By Prasun Sonwalkar
London : Amidst continuing speculation about the death of former Pakistan cricket coach Bob Woolmer, the Jamaican police face considerable embarrassment that contrary to its earlier announcement that he died of murder, it now appears that he died of natural causes.
According to the Daily Mail, a review by the Metropolitan Police, led by Detective Superintendent John Sweeney, has made it clear that Woolmer died of natural causes. It has recommended further toxicology tests be conducted on Woolmer's blood.
Mark Shields, the former Scotland Yard official who is currently the deputy commissioner of the Jamaican police, has stated categorically that Wooolmer's death on March 18 during the World Cup was a murder.
It led to intense speculation in the backdrop of continued fears over match-fixing after Pakistan lost ignominiously to minnows Ireland. The Pakistan contingent was questioned while a host of conspiracy theories found ready takers.
There is no confirmation yet that Woolmer died of natural causes, but media reports say that the Jamaican police will next week announce that he died of natural causes. The investigation and statements by Shields since the death have already evoked some ridicule for the range of theories espoused.
Reports here say that the results, after tests at the UK's Forensic Science Service (FSS), failed to find a poison which would have killed him. However, it is now believed that something had made Woolmer sick on the night he died – he had vomited – and the stress proved too much for his heart.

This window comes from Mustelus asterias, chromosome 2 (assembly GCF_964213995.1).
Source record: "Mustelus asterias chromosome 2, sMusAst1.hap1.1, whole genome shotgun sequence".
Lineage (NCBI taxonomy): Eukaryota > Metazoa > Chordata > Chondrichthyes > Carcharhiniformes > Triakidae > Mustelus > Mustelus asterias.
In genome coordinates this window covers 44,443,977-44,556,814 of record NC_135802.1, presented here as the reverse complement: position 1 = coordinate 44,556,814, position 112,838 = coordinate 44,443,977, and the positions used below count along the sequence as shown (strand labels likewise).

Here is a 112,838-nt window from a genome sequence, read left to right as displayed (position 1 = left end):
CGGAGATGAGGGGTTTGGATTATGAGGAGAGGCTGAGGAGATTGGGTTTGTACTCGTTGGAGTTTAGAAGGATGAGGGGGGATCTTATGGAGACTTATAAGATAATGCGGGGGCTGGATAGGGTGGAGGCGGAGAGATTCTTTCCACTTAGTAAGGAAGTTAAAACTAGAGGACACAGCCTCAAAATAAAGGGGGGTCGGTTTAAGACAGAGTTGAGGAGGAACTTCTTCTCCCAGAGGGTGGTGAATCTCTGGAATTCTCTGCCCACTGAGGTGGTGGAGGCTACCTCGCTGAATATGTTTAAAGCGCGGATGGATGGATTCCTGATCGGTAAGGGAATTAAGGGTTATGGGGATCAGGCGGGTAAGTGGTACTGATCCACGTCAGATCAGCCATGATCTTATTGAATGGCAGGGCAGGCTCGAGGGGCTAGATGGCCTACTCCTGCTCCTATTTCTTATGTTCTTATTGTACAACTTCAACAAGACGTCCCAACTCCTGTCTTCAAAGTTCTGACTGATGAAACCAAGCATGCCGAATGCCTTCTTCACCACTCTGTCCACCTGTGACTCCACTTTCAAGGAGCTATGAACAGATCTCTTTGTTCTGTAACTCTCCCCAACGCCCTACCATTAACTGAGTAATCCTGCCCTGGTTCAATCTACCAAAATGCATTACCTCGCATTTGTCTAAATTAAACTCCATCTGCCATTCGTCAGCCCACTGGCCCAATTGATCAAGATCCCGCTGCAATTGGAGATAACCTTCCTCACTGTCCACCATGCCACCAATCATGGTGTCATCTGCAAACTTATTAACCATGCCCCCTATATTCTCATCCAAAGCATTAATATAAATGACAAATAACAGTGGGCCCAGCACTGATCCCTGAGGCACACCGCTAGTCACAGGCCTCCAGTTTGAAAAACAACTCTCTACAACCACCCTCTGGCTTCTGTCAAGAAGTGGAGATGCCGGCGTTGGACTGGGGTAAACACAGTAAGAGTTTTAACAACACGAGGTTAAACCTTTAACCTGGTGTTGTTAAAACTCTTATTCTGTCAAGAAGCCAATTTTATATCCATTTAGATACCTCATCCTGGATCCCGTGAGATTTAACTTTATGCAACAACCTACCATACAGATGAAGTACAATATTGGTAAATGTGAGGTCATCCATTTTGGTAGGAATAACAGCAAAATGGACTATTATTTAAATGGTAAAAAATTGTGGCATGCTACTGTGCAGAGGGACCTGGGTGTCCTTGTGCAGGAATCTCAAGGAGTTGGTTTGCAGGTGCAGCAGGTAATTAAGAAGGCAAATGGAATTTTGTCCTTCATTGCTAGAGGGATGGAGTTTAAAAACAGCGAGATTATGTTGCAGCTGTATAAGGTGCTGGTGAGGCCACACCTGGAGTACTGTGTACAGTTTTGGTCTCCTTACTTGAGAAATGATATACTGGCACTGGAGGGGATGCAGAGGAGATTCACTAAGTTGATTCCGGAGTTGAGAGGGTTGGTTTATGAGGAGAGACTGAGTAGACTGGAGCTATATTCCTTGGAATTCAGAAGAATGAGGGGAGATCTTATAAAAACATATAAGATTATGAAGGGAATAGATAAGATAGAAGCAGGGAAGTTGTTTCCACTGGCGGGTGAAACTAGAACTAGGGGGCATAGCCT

A review of the original autopsy by Nat Carey, a Home Office pathologist, supported the suggestion of natural causes. The broken neck bone was said to be consistent with a fall on to a hard surface.
The spotlight is now set to fall on the role played during the investigation by Shields, and the conduct of Dr Ere Seshaiah, the Kingston pathologist who is now under scrutiny after a review of his autopsy report concluded he was wrong to suggest Woolmer was strangled.
Meanwhile, Karl Angell, of the Jamaican Constabulary, said Saturday they had not received any official report from the Metropolitan Police, and there were no plans for any announcements. Investigations were continuing, he said.
Speaking to the BBC, P.J. Mir, Pakistan's media manager during the World Cup, suggested that Pakistani cricket authorities should consider legal action. "I've been saying all along that Bob had died a natural death and let's not jump the gun, let's wait," he said.
"Today the Pakistan team players will be absolutely angry, because the amount of allegations that were levelled against them, or insinuations, or speculations against the Pakistan team."
Every member of the Pakistan team was interviewed and fingerprinted before returning home from the Caribbean, although police stressed at the time that they were not treated as suspects.
Former Pakistan player Asif Iqbal said that the Jamaican police had carried out a "Bollywood kind of investigation".
"Every day there were different stories in the newspaper, every day there was a different way of his being murdered. I think they made a mess of it to be very honest," he said.
One member of Jamaica's Labour Party said the case had become a "global embarrassment" for the country's police force.